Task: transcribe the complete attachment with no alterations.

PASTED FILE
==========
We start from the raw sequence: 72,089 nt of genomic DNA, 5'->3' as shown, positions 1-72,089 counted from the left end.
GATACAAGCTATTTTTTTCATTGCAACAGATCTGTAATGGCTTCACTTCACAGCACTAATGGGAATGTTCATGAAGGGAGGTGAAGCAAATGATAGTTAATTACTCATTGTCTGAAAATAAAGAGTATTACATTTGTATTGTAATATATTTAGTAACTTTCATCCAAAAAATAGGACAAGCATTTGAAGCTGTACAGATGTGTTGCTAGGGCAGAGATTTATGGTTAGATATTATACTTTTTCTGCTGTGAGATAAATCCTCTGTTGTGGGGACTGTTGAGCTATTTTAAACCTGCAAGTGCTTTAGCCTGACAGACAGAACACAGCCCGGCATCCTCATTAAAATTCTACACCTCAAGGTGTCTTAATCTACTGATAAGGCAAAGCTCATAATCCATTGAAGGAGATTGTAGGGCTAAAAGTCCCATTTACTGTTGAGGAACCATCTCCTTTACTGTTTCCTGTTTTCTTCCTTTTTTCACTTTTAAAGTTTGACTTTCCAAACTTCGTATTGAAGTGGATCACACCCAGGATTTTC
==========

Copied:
We start from the raw sequence: 72,089 nt of genomic DNA, 5'->3' as shown, positions 1-72,089 counted from the left end.
GATACAAGCTATTTTTTTCATTGCAACAGATCTGTAATGGCTTCACTTCACAGCACTAATGGGAATGTTCATGAAGGGAGGTGAAGCAAATGATAGTTAATTACTCATTGTCTGAAAATAAAGAGTATTACATTTGTATTGTAATATATTTAGTAACTTTCATCCAAAAAATAGGACAAGCATTTGAAGCTGTACAGATGTGTTGCTAGGGCAGAGATTTATGGTTAGATATTATACTTTTTCTGCTGTGAGATAAATCCTCTGTTGTGGGGACTGTTGAGCTATTTTAAACCTGCAAGTGCTTTAGCCTGACAGACAGAACACAGCCCGGCATCCTCATTAAAATTCTACACCTCAAGGTGTCTTAATCTACTGATAAGGCAAAGCTCATAATCCATTGAAGGAGATTGTAGGGCTAAAAGTCCCATTTACTGTTGAGGAACCATCTCCTTTACTGTTTCCTGTTTTCTTCCTTTTTTCACTTTTAAAGTTTGACTTTCCAAACTTCGTATTGAAGTGGATCACACCCAGGATTTTC